– Using empathy place yourself within your child’s shoes. While in their shoes try to be them, think as they would, feel what they would feel, and react as they would. Try to imagine yourself as your child watching mom and dad argue. You are witnessing two people who, since your earliest age of understanding, were role models, your instructors for right and wrong, your mom and dad.
– Communicate and re-connect with your child in order to allow them time and space to communicate why they have been displaying their behaviors. This can be done by discussing the changes you have observed. During this phase your child should be communicating his feelings in some form, it could be through three routes: passive, positive, or negative.
In passive, your child hears you but they are not making it a point to make changes. With passive, I recommend to give your child time, while making sure to repeat that you empathize with him.
Positive means that your child is hearing what you are saying and responding by telling you the reason or reasons that she is displaying her behaviors.
Negative is seen when your child will lash out or act by yelling or arguing. Negative can be seen in a statement such as, “This is your entire fault.” The great thing about negative is that you as the parent can listen and be very observant to find out why your child is displaying the behaviors. For instance, if your child behaves negatively when you are communicating with him by telling you, “This is your entire fault,” you could internalize this by being empathetic towards them. When displaying empathy, you can easily transition into the phase below.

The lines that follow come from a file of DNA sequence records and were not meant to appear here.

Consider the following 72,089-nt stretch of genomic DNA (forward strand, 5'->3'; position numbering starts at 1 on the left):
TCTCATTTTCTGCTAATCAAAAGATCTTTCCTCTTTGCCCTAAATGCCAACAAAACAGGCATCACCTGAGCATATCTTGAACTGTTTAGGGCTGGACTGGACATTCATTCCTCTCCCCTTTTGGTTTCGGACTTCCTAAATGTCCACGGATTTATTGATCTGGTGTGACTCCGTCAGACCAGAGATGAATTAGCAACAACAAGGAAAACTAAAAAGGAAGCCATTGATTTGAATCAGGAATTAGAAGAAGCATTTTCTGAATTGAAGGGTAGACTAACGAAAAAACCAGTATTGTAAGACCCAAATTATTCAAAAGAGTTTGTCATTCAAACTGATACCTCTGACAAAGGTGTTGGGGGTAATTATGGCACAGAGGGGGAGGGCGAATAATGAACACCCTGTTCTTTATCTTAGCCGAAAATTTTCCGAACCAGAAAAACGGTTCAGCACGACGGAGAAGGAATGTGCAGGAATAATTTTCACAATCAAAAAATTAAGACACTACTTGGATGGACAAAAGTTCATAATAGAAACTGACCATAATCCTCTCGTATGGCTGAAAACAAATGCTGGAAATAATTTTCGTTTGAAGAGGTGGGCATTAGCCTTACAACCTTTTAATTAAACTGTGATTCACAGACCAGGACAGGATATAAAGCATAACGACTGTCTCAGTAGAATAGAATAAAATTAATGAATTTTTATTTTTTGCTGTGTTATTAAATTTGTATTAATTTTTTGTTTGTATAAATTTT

– Communicate with your child and explain to them in direct words the error you have committed. For instance, “Son or Daughter, I want you to know that your father and I are very sorry for arguing in front of you. We both want you to know that we should not have argued in front of you, that is not something that you should have seen or continue to see. It is also important for you to understand that we both love and care for each other very deeply.”
This statement is clear, direct and highlights that you as the parent are (1) in the wrong for arguing in front of your child (2) educating your child on how it will no longer take place (3) educating and reassuring your child that their mother and father still love and care for each other.
The reason I mentioned the third point (loving and caring for each other) is for reassurance. Your child, just as the average person, tends to parallel a behavior with a notion in their mind. For instance, arguing with anger or a smiling face with happiness. If you as the parent, simply tell your child that they were wrong and will no longer do it then that still leaves out justification and the needed reassurance for your child to have peace of mind.
– Practice what you preach. Make sure that you as the parents are doing what you told your son or daughter you would do.
– Find a secret method to escape in order to engage in your debates. I have recommended parents to use code words, such as, “Let’s get some coffee.” Be creative and find something that works for you and your partner. This is usually the common one that parents think about when considering boundaries. Parents feel that if they make sure to lock the door or argue outside of the home then the child will be protected by it and in turn not involved in the conflict.
Hoping that you enjoyed the article on “how to stop fighting in front of your child”. If you would like to ask further questions or inquire about counseling support please call 336-707-1723 or email.
cover image by matthew wieve of unplash